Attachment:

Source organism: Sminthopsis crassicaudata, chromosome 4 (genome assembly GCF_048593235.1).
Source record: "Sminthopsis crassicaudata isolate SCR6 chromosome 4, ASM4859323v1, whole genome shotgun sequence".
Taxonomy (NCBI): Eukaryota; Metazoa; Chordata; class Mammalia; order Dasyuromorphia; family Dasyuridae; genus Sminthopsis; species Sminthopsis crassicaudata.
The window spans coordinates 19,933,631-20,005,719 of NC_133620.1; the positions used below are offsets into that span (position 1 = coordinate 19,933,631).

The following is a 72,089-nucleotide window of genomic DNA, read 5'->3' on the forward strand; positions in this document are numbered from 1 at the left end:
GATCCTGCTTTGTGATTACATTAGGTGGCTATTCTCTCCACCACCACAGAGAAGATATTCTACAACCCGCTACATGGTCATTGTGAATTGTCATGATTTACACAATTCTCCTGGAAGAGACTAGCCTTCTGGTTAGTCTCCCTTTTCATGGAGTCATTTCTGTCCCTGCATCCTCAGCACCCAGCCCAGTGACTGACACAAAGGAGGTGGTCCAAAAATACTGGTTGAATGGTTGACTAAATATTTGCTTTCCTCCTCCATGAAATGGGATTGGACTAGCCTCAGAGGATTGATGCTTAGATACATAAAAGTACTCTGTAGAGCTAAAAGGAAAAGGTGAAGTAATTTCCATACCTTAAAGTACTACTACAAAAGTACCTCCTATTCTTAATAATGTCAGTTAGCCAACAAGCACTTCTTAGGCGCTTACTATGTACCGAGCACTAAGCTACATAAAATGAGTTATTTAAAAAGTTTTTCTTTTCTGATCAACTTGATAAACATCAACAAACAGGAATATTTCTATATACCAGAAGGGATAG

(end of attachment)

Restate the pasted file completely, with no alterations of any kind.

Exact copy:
Source organism: Sminthopsis crassicaudata, chromosome 4 (genome assembly GCF_048593235.1).
Source record: "Sminthopsis crassicaudata isolate SCR6 chromosome 4, ASM4859323v1, whole genome shotgun sequence".
Taxonomy (NCBI): Eukaryota; Metazoa; Chordata; class Mammalia; order Dasyuromorphia; family Dasyuridae; genus Sminthopsis; species Sminthopsis crassicaudata.
The window spans coordinates 19,933,631-20,005,719 of NC_133620.1; the positions used below are offsets into that span (position 1 = coordinate 19,933,631).

The following is a 72,089-nucleotide window of genomic DNA, read 5'->3' on the forward strand; positions in this document are numbered from 1 at the left end:
GATCCTGCTTTGTGATTACATTAGGTGGCTATTCTCTCCACCACCACAGAGAAGATATTCTACAACCCGCTACATGGTCATTGTGAATTGTCATGATTTACACAATTCTCCTGGAAGAGACTAGCCTTCTGGTTAGTCTCCCTTTTCATGGAGTCATTTCTGTCCCTGCATCCTCAGCACCCAGCCCAGTGACTGACACAAAGGAGGTGGTCCAAAAATACTGGTTGAATGGTTGACTAAATATTTGCTTTCCTCCTCCATGAAATGGGATTGGACTAGCCTCAGAGGATTGATGCTTAGATACATAAAAGTACTCTGTAGAGCTAAAAGGAAAAGGTGAAGTAATTTCCATACCTTAAAGTACTACTACAAAAGTACCTCCTATTCTTAATAATGTCAGTTAGCCAACAAGCACTTCTTAGGCGCTTACTATGTACCGAGCACTAAGCTACATAAAATGAGTTATTTAAAAAGTTTTTCTTTTCTGATCAACTTGATAAACATCAACAAACAGGAATATTTCTATATACCAGAAGGGATAG